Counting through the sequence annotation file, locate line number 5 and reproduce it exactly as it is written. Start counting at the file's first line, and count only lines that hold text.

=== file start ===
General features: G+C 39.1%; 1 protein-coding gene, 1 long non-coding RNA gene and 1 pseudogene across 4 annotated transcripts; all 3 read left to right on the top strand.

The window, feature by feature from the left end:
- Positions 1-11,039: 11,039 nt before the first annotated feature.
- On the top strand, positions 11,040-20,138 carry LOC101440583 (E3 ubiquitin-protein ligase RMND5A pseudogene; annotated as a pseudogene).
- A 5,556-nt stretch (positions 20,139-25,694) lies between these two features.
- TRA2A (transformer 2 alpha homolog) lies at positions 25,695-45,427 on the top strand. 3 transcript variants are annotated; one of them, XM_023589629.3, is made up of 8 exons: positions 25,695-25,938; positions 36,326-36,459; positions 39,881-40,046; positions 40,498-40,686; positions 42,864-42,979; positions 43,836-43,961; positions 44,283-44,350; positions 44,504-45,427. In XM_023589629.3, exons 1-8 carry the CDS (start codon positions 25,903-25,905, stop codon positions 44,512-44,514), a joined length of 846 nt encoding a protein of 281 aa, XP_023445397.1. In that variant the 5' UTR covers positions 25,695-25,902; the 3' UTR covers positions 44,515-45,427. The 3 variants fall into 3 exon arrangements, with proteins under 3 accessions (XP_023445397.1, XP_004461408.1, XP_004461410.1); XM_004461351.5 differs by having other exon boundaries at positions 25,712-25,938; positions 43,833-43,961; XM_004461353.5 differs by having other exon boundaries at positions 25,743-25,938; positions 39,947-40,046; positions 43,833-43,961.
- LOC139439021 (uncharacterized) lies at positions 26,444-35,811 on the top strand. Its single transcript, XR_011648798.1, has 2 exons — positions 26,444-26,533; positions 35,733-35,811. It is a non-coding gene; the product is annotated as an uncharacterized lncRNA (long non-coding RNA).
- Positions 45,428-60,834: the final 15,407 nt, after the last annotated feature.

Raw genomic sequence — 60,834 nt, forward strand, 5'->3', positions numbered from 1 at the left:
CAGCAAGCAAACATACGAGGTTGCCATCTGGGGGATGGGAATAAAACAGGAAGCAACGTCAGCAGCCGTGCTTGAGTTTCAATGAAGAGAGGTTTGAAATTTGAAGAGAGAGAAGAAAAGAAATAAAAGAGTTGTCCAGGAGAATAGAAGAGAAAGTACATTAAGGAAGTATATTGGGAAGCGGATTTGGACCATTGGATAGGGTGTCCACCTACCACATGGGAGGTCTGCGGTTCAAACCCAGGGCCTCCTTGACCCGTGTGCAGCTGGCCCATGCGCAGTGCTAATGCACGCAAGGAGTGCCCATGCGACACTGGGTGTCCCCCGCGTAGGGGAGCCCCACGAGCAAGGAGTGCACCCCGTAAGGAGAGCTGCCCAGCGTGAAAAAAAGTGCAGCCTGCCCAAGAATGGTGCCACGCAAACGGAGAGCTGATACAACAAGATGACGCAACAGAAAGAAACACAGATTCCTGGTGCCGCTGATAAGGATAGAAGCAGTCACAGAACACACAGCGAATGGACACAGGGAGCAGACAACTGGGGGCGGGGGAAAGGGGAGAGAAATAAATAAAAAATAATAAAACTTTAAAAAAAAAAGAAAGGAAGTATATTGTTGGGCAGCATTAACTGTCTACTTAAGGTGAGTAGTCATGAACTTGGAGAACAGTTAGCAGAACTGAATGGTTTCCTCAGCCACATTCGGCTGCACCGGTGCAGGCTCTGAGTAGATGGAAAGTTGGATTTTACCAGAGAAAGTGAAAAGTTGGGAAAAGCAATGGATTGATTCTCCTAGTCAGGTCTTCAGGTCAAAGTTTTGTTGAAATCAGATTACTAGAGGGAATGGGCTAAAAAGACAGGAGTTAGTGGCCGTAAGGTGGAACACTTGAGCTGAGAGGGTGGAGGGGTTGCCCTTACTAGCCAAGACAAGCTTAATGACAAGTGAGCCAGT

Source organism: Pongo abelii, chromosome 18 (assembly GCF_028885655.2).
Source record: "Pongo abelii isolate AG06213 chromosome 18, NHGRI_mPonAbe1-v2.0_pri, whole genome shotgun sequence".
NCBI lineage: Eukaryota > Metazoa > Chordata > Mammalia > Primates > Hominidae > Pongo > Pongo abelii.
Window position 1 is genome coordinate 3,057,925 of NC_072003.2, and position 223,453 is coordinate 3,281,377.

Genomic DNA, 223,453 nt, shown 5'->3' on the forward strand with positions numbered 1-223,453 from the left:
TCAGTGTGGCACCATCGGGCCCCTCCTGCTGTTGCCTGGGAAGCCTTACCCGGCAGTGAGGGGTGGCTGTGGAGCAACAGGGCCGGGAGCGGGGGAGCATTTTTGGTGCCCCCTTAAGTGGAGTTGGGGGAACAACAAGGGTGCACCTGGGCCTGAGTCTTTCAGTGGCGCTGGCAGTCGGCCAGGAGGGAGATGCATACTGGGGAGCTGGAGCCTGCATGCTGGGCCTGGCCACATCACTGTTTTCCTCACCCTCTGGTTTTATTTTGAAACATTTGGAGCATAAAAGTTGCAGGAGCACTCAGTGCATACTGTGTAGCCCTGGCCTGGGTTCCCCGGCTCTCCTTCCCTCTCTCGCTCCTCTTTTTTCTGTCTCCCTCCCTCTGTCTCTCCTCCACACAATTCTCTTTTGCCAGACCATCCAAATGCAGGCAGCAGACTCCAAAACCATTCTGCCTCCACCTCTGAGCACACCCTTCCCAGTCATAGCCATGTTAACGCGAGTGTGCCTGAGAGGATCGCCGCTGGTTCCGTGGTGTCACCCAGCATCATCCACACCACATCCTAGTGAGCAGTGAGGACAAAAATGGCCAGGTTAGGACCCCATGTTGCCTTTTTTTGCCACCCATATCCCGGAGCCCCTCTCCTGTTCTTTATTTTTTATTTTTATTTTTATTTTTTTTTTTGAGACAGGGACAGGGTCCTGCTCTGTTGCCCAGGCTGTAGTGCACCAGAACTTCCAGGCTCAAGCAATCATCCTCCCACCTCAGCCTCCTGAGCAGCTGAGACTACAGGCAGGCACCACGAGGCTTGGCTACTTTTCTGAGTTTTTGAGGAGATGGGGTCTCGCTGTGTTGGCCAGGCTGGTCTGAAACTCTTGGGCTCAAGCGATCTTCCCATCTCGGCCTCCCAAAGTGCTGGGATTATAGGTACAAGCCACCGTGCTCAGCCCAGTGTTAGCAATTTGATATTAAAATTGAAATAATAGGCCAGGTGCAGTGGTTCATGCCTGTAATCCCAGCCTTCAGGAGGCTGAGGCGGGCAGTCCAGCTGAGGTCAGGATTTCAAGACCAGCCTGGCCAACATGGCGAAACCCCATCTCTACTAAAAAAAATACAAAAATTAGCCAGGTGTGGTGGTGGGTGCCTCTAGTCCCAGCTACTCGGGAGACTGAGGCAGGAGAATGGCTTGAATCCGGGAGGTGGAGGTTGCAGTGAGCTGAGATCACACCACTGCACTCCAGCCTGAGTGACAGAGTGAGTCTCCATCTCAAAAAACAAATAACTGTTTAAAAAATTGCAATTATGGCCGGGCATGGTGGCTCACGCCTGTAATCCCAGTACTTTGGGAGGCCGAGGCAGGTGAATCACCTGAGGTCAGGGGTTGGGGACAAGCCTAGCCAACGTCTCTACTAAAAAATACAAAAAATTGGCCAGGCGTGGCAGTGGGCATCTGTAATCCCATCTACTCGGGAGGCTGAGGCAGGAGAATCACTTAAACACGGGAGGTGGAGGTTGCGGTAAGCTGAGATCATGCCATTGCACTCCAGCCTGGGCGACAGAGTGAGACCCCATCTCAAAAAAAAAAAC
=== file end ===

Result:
- A 5,556-nt stretch (positions 20,139-25,694) lies between these two features.